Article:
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Year : 2023  |  Volume : 13  |  Issue : 1  |  Page : 114-116

Intraocular foreign body presenting as recalcitrant hypopyon anterior uveitis

1 Department of Cornea, Sankara Eye Hospital, Bengaluru, Karnataka, India
2 Department of Medical Retina and Uvea, Sankara Eye Hospital, Bengaluru, Karnataka, India

Correspondence Address:
Dr. Sailatha Ganesh
Department of Medical Retina and Uvea, Sankara Eye Hospital, Varthur Road, Kundanahalli Gate, Bengaluru - 560 037, Karnataka
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Source of Support: None, Conflict of Interest: None

DOI: 10.4103/tjo.tjo_1_21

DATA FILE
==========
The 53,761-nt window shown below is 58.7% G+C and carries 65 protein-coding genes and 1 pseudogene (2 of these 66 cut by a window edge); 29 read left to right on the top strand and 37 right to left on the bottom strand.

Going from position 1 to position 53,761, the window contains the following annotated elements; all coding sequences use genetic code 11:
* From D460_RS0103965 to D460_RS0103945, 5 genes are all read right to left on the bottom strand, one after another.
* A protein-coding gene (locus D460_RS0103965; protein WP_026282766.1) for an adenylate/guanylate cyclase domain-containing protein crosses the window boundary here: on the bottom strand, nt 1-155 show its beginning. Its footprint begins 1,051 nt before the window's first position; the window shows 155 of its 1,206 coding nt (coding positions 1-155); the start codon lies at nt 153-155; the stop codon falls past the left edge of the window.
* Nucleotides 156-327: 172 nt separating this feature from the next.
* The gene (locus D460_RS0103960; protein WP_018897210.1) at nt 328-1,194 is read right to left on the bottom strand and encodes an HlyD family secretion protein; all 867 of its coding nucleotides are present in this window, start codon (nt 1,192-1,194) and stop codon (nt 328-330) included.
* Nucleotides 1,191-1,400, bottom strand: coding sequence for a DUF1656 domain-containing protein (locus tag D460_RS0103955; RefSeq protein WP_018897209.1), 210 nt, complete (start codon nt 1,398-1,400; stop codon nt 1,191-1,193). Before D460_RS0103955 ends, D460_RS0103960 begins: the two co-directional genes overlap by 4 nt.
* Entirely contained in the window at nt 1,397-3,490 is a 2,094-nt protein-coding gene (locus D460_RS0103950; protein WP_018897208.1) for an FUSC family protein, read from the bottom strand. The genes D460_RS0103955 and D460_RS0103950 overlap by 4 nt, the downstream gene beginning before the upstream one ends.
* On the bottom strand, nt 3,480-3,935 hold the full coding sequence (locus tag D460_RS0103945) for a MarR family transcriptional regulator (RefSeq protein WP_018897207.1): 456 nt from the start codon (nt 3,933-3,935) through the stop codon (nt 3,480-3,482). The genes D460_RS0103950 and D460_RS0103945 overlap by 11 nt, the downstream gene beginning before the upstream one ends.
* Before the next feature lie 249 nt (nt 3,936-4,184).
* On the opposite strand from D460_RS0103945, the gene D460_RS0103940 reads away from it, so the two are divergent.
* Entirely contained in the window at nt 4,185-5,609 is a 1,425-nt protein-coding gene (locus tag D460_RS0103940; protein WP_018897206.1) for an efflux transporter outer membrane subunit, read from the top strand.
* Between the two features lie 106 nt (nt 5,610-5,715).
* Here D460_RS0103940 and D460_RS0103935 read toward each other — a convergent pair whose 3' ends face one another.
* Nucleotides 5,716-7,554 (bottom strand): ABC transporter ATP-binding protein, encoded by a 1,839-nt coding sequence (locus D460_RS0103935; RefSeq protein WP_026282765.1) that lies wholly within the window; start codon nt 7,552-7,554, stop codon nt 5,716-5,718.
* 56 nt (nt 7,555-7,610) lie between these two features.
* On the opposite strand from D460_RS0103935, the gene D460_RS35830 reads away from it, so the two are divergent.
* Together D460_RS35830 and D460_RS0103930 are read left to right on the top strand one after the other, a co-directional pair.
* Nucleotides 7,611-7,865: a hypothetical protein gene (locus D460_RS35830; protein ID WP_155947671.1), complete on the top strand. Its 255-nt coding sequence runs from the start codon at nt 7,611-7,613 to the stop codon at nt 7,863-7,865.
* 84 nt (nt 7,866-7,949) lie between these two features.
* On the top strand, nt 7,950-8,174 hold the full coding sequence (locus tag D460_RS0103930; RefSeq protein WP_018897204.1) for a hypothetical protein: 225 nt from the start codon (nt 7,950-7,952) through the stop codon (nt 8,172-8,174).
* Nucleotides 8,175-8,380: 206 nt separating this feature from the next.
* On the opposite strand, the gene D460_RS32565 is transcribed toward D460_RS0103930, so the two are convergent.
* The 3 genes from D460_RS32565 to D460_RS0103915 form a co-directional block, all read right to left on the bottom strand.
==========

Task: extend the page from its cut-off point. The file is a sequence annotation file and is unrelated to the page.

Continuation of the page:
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A 38-year-old male with a history of trauma presented to us with pain and decreased vision in the left eye (LE). Previously, the patient had been diagnosed with hypopyon uveitis and was prescribed topical steroids. We performed slit-lamp examination of the LE and found exudates in the anterior chamber (AC) extending from 6 to 9 o'clock, along with circumciliary congestion and pigmented keratic precipitates. We made a diagnosis of infectious anterior hypopyon uveitis; however, all of its causes were ruled out upon the necessary investigations, which returned normal results. The patient was started on topical and oral antibiotics, and subsequently, there was complete hypopyon resolution. Five months later, he presented with similar complaints. An examination revealed a black elevated lesion in the AC at 8 o'clock suspicious of an intraocular foreign body (IOFB), along with 1 mm hypopyon. An X-ray orbit examination confirmed the IOFB presence, and the IOFB was surgically removed from the AC. Three weeks after this surgery, the patient presented with a recurrence of similar symptoms. The nasal pterygium adjacent to the location of the previously removed IOFB was inflamed with an underlying black elevated limbal nodule, which was determined to likely be a remnant of the IOFB in the subconjunctival space. Here, we report a case of penetrating IOFB that was initially detected in the AC. Its remnant extraocular component persisted in the subconjunctival space, and its incomplete removal led to recurrent inflammation.

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